The third installment of the Jak and Daxter franchise.Jak is banished to the Wasteland while Haven City is being torn apart by a three-way war between the remaining Krimzon Guard robots, the Freedom League, and the surviving Metal Heads. He is taken back to a desert refuge known as Spargus by the city's ruler, Damas, and grows to be one of the king's finest warriors. He eventually returns to Haven to help with the war effort, but not long after discovers a much, muchbigger threat to the world than anything before: the Dark Makers are coming and hope to terraform the planet into the very dark and twisted world Jak barely stopped it from becoming in The Precursor Legacy.After yet another long journey with even more crazy plot twists than before (but what do you expect when the game was directed by the same woman who wrote the Legacy of Kain series?), the trilogy's storyline is wrapped up, giving our heroes a satisfying conclusion. Like the previous games, Jak 3 was universally well received and was a hit in sales.
Tropes Used In This Game:
Absurdly Spacious Sewer: Prominent in this game, as there are now three sewer levels rather than one (as seen in Jak II: Renegade), but they function much like the regular (fun) levels, and thus avert the dreaded Down the Drain trope. For some strange reason, you can only access them from the entrance gate but not at the exit gate, so if you want to revisit them you can't just go back the way you came — you have to trek all the way to the beginning doorway and repeat the linear path.
Air Aided Acrobatics: There are some ground air ducts on the city streets and in the sewers. Walking over them does nothing, but ride a JET-board over it, and flies high into the air. (Not as high as the Blue Eco Jumper Platforms of the first game, mind, but still quite high.)
Already Undone for You: Veger manages to get through many of the same areas as Jak, including the Precursor Temple and the ruins of the palace. Possibly justified in the first example because he was with Seem, so the monks probably have their own Death Trap-free passages to go through, but how the hell did he manage to get through the ruins, which were crawling with Dark Makers? Considering he had access to a giant fireball launching weapon, it wouldn't be hard to guess that he just fought his way to that point. This also means that Veger killed Damas.
Always Chaotic Evil: Those pesky Metal Heads make a comeback, only to get upstaged by the much more threatening Dark Makers.
Daxter finally gets his pants at the end of the game.
You get the original Jak outfit if you collect all 600 orbs.
Anti-Hero: Jak starts out as a mild Type 3 (due to the betrayal he felt he suffered at the last game's end), but forges himself into a Type 2 by the end of this game. He is rather rough around the edges, and isn't afraid to cause trouble if he thinks it will solve the problem at hand. That's ignoring his short-fuse temper, which puts him at odds with certain authority figures. In the end however, he's one of the kindest people you'll ever meet and every bit the hero people see him as.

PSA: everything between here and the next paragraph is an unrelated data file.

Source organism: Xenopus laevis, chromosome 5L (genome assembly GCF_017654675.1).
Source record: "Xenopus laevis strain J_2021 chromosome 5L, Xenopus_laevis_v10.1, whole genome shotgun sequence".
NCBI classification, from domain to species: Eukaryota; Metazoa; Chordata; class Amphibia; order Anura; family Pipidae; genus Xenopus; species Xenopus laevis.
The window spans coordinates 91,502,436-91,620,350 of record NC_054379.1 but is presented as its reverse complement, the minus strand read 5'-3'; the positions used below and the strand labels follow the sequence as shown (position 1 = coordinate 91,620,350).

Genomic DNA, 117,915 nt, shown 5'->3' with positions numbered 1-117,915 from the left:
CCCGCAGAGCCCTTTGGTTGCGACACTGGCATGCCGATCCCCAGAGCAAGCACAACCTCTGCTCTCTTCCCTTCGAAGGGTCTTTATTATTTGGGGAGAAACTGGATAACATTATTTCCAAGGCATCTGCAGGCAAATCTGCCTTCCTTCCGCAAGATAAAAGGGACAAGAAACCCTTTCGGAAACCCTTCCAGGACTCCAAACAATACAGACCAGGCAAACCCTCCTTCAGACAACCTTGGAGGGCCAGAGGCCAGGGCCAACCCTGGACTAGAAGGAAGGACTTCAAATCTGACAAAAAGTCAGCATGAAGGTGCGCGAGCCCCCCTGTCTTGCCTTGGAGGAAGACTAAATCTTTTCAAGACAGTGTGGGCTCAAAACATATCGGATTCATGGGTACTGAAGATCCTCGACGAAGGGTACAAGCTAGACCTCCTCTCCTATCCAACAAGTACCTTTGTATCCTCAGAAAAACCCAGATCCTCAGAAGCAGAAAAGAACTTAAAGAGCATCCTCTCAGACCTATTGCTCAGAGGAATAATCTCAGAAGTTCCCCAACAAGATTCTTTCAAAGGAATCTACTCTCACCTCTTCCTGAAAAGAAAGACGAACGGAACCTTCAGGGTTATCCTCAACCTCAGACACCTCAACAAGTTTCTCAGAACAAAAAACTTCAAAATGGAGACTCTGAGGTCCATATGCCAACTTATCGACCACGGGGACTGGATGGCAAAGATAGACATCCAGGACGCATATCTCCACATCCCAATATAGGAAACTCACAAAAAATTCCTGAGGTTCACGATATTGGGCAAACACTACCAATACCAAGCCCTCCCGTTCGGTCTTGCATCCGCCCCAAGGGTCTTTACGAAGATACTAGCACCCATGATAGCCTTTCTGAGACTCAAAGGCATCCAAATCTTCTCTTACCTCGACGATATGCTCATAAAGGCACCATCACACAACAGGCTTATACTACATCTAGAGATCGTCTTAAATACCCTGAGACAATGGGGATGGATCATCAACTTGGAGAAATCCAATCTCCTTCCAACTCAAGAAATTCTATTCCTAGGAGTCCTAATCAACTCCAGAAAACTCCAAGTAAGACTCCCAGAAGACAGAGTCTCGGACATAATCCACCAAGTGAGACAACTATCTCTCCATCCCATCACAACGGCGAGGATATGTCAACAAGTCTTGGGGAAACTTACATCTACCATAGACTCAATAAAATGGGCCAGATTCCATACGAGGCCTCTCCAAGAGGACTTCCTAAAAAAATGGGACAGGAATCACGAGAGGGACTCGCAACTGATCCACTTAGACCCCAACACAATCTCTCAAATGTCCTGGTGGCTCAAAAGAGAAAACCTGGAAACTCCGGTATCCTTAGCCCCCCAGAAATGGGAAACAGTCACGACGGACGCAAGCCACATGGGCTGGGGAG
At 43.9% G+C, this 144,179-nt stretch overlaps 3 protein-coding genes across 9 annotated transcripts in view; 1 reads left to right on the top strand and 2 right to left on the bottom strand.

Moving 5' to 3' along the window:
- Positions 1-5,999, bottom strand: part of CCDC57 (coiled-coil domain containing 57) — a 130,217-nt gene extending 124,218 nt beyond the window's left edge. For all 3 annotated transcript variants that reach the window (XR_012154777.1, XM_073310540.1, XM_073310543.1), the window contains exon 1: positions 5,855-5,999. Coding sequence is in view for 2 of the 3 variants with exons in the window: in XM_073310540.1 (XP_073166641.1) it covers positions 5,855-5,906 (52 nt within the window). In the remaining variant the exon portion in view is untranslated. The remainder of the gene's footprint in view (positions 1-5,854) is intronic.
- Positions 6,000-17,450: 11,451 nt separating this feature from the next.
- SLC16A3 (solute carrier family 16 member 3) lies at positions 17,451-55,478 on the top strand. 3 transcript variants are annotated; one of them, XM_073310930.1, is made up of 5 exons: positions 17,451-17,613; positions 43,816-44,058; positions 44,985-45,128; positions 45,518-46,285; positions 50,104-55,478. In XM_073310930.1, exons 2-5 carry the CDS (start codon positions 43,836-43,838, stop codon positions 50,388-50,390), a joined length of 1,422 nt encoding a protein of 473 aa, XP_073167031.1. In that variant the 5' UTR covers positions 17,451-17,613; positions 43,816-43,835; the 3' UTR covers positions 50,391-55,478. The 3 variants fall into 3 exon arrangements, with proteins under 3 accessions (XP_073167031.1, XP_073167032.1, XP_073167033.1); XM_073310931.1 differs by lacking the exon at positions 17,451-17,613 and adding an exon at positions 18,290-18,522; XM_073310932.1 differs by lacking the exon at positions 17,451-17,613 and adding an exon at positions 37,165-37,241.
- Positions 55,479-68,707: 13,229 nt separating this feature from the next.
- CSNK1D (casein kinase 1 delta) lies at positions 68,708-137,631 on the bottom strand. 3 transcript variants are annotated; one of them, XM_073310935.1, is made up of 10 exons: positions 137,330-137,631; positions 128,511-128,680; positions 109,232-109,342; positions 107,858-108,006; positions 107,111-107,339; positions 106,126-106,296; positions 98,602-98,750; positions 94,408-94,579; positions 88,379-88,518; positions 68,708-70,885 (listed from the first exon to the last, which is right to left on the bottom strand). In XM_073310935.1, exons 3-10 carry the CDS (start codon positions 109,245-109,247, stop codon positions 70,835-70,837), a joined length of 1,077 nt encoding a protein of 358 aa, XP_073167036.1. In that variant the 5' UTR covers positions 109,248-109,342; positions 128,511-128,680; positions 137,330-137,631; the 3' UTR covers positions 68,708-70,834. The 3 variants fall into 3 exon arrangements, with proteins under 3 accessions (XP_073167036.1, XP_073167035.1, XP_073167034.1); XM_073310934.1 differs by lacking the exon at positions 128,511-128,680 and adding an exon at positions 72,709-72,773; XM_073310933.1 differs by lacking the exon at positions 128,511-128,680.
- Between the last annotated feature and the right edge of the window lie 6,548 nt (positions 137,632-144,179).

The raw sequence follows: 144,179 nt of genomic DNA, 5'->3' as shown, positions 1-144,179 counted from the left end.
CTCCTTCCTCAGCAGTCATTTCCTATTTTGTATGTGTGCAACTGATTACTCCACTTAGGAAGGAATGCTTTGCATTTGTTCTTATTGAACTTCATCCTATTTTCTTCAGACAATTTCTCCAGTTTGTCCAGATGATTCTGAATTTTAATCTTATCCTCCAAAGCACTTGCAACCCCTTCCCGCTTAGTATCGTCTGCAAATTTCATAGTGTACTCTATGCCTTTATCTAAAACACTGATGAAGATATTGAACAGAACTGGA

Arbitrary Gun Power: Justified in most examples, since what you're shooting usually has super-strong armor.
Ascended Extra: In Jak II: Renegade, you escorted a trio of demolition experts through the sewers. While Mog and Grim are never mentioned after that mission, Jinx comes back in this game, complete with a cutscene-quality model, a cigar and More Dakka.
Asteroids Monster: Those bizarre creatures which are deployed by Veger's Precursor Robot, the Metal Head tower and the Terraformer. Fortunately, they also yield plenty of ammo each time you 'split' them.
Awesome, but Impractical: The Vulcan Fury upgrades. The Arc Wielder and the Needle Lazer are cool to watch, but the former is surprisingly weak in damage output, and while the latter uses very strong homing needles the homing AI isn't very good and it chews up ammo just as fast as the Vulcan Fury. Worse, the Needle Lazer considers friendly Freedom Guard soldiers to be valid targets. However, you can buy the "Robot Shock" upgrade for the Arc Wielder, which drastically increases its effectiveness against KG Bots.
Light Jak's shield move, which protects you well and chews up little Light Eco as a bonus.
The Hellcat Cruiser.
Background Boss: Veger's Precursor Robot and the second part of the Terraformer battle.
Bad Moon Rising: The Day Star approaches. With a cargo of Dark Makers on it.
Bag of Spilling: You start off with none of Jak's weapons or the JET-board, as they were taken from Jak prior to his being banished. However, he regains them all throughout the game—with upgrades. Sadly, though, he doesn't get to keep the Dark powers he acquired in Jak II, save for the Dark Bomb.
Benevolent Architecture: Who exactly puts all those Eco vents just where Jak needs them? This gets particularly egregious on the Terraformer boss platform, which has, of all things, a Light Eco vent. As for the Light and Dark Eco vents in the Haven City ruins, it could have been Mar.
BFG: Jak's Morph Gun, particularly the Peace Maker and the Super Nova.
Blown Across the Room: Possibly justified in that the ammo is made out of eco and not bullets and thus it has unrealistic effects.
Body Armor as Hit Points: As the game progresses, Jak collects armour allegedly worn by Mar himself, such as gauntlets, chest armour, and leg armour. Each piece increases his hit point count by two. Once he has all the body armour, his hit point count is twice that of Jak II.